Usually the nosebleed presents a minor problem.CHAPTER 7 Managing Soccer Injuries and Athlete Health No loss of balance should occur. or nausea. eye injuries do occur. date). or saline. the eye should be covered with a sterile dressing and the athlete brought to a physician. The vast majority of foreign bodies may be removed successfully in this manner. a cold compress should be applied to the nose along with direct pressure. The majority of Soccer facial injuries involve the nose and eye. and an eye cup. Don’t allow an athlete to return to practice unless the athlete is asymptomatic. has normal speed and coordination on the sideline. Eye Injuries Although the eye is well-protected anatomically by the bony structure of the face and the eyelid. and time (day. If bleeding does not stop with the above measures. The athlete should not blow his or her nose for two hours after injury. able to exhibit normal technique. You can check coordination by having the athlete alternate placing the index finger on the tip of the nose from a position in which the arms are outstretched. A concussion can be potential life-threatening injury. No attempt should be made to rub an object out of the eye or to remove it with one’s fingers. Or. ringing in the ears. If in doubt. FACIAL INJURIES Facial injuries usually occur as a result of improper heading technique or blunt trauma such as collision with another player’s head. stopping spontaneously after a short time. place (location of game). refer to a physician. always err on the side of caution. Mental status may be checked by asking the athlete to add serial sevens. A sterile packing may be inserted into the nostril. Care should be taken to make sure that the packing protrudes sufficiently from the nostril to facilitate its removal. The athlete should have no headache. Pupils should be equal in size and react symmetrically to light. The nosebleed is usually caused by a direct blow. Nasal Injuries Nosebleeds may be the most common facial injury in athletics. ask other pertinent questions about the person (mother’s first name). The athlete should attempt to wash the object out of the eye with sterile water. If bleeding persists. If you are unable to remove the foreign body and pain persists. and is mentally focused. Foreign bodies are the most frequent insult to the eye. Because of the presence of a foreign body and the potential for 212 . After bleeding ceases the sterile packing should be removed.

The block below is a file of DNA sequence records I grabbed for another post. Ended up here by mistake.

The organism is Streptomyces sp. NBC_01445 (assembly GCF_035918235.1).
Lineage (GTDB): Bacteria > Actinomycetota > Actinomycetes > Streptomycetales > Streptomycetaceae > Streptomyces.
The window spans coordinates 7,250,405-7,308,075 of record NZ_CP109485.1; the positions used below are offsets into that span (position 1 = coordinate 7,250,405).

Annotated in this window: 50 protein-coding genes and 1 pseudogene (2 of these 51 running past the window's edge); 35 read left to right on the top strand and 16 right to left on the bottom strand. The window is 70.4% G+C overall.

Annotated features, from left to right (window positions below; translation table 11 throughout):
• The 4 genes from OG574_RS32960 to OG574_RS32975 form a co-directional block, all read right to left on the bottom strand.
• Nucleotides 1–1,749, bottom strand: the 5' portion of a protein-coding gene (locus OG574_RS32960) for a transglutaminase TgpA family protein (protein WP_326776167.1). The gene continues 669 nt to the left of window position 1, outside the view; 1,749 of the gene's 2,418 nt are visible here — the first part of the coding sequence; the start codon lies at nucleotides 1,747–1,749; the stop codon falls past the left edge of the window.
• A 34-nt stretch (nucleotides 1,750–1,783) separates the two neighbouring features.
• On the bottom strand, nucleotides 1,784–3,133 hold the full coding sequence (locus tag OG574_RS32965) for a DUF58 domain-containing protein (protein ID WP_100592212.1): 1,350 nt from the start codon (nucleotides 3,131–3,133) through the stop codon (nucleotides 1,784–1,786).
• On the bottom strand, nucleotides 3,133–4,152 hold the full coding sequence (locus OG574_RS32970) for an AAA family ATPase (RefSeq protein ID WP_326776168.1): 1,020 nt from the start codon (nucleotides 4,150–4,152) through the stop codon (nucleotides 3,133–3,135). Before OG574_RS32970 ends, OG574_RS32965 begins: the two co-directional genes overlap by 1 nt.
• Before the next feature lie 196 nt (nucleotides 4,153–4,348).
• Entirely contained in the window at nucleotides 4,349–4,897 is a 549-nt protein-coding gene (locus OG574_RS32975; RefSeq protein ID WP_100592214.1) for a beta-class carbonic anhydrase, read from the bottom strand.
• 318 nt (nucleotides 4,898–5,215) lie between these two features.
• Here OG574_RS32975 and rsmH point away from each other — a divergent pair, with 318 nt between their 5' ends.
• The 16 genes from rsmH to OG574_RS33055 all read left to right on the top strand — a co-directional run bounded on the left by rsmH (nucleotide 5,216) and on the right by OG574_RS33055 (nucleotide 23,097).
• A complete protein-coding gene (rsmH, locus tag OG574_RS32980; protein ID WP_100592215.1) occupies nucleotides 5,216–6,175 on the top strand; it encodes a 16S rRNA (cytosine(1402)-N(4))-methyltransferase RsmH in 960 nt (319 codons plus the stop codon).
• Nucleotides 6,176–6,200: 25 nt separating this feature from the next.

If the athlete exhibits any of these symptoms. The symptoms of serious cervical injury may include point tenderness. A cold compress should be applied intermittently to minor eye contusions. The severity of injury ranges from mild contusions to serious injuries such as orbital fractures.CHAPTER 7 Managing Soccer Injuries and Athlete Health s serious damage. the eye may be bruised during athletic activity. severe cervical spine injuries are rare in Soccer. numbness or tingling (parasthesia) of one or more extremities. deformity. The athlete should refrain from blowing his or her nose which can cause increased bleeding. Fortunately. Cell death takes place when the body temperature exceeds 108 213 . Injuries that may be considered severe are intervertebral disk ruptures. The vast majority of cervical injuries fall into the category of minor sprains and strains. fractures and subluxations of the cervical vertebrae. Signs of more serious injury are bleeding into the tissues of the eye. muscle spasm. most contusions are mild. the athlete should be instructed to close the other eye to decrease eye movement. pain on movement of the neck. These minor injuries are treated in the manner previously described. It may be necessary to cover both eyes. CERVICAL SPINE INJURIES Fortunately. and medical personnel should be summoned. Eye Contusions Although well-protected. faulty vision. the injury should be considered a medical emergency. The athlete should be kept quiet in the fallen position until emergency medical personnel arrive. Soccer players normally have a core body temperature of 102– 104 degrees Fahrenheit. fear of moving the head and neck. Whether conscious or unconscious. or an inability to move the eye normally. the athlete should not be moved. Capillary bleeding into the tissues that surround the eye cause swelling and may result in the classic black eye. and weakness or paralysis of the extremities. HEAT RELATED INJURIES Playing in the Heat During competition. Serious injuries should be covered with a sterile dressing and referred to a physician. If the athlete is unconscious. you must maintain pulse and respiration until emergency medical help arrives.